By Doris Yu
June 30, 2014 — British Jesuit Father Tim Byron was so fascinated by the 1814 restoration of the Society of Jesus that the amateur historian created a website devoted exclusively to the event to mark its 2014 bicentennial. The Society of Jesus, founded in 1540 by St. Ignatius Loyola, was suppressed by Papal brief for 41 years from 1773 to 1814.
Fr. Byron, who hails from Liverpool and currently serves in Great Britain as chaplain at the University of Manchester and on the parish staff at a local church, says he built the site as a resource for younger Jesuits.
Complete with a timeline and links to multimedia resources, the site tells the fascinating story of the Jesuits' 41-year struggle for survival. Among the colorful cast of characters: Catherine the Great of Russia, who supported the Jesuits and was largely responsible for the order’s continued existence; and Madame de Pompadour, the beautiful mistress of Louis XV of France, who allegedly plotted against the Jesuits after having been refused absolution by a Jesuit because of her adulterous relationship with the king of France.
Fr. Byron says he is eager to spread his appreciation of the past to others. “I hope they share some of my enthusiasm for our rich history — some of the inspiring characters but also the mistakes that have been made.” He also hopes the site might serve as a resource for teachers anxious for classroom material and for priests searching for inspiring content for a Sunday homily.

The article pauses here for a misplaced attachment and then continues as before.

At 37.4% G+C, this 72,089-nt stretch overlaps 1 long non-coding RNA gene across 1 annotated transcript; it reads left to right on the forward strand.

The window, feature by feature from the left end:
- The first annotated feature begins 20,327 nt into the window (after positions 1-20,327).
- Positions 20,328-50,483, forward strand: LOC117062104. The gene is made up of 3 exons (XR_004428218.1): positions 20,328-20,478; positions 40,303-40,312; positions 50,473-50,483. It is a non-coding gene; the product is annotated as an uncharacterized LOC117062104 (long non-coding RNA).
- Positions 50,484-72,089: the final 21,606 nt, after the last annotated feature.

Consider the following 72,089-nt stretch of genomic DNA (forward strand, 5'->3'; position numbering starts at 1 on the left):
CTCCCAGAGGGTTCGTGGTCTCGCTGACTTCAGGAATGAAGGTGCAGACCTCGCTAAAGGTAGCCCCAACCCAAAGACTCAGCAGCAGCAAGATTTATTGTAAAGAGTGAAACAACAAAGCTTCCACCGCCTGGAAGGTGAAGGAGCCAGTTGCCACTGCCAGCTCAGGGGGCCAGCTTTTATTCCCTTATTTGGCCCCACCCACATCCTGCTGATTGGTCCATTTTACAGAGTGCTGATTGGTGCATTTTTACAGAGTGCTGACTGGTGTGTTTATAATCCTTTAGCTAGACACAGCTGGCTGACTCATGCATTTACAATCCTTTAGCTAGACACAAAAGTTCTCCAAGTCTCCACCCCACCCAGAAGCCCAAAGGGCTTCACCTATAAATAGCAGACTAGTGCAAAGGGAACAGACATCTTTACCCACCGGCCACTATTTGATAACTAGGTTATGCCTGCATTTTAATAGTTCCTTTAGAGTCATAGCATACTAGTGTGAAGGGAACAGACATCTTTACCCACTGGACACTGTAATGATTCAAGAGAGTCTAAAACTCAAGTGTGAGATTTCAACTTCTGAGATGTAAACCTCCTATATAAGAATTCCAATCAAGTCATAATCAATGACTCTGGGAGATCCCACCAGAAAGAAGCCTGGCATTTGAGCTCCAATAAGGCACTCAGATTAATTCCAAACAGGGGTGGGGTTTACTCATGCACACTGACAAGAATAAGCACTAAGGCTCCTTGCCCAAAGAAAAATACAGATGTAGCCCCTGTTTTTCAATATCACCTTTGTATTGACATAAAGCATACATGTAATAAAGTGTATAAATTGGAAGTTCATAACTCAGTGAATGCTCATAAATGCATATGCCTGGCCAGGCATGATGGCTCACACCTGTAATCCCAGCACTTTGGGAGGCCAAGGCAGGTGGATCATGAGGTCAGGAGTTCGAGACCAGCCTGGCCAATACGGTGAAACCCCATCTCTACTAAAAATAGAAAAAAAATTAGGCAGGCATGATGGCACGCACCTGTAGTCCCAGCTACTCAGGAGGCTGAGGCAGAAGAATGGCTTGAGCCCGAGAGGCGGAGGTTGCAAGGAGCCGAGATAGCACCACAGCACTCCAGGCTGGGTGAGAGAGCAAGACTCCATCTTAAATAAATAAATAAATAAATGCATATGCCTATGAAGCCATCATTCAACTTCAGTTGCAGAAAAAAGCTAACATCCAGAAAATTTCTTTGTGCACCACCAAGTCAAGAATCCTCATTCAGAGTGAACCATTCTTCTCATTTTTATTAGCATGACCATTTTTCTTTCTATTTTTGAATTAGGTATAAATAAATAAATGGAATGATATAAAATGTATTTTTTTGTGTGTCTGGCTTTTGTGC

The site is updated four or five times a week, and according to Fr. Byron, comments from the site’s audience have been “very positive — with more feedback from lay co-workers than Jesuits,” he says. “There is a danger that in Jesuit history we can focus on key moments such as Ignatius, the suppression or Arrupe, whereas the gaps between are often left out — so I have had a few appreciative comments as we unearth some hidden gems.”
He believes the site may have an impact on vocations, describing his own path to discernment. “When I was considering joining, I was inspired by stories of Jesuit history, such as Edmund Campion and, of course, like many Jesuits in their 30s and 40s, the film ‘The Mission’!”
After earning a master’s degree in philosophy at the University of Edinburgh, Fr. Byron worked in a variety of fields, including radio, hospitality management and nursing. He entered the Society in 1998 at the age of 25, taught and served as chaplain to two Jesuit schools in London, was a prison chaplain in London and Madrid and was ordained in 2007. While completing his Jesuit formation in the Philippines, Fr. Byron became fascinated with Jesuit history and began a Twitter account called “@JesuitHistory” in order to mark notable anniversaries for the Society of Jesus.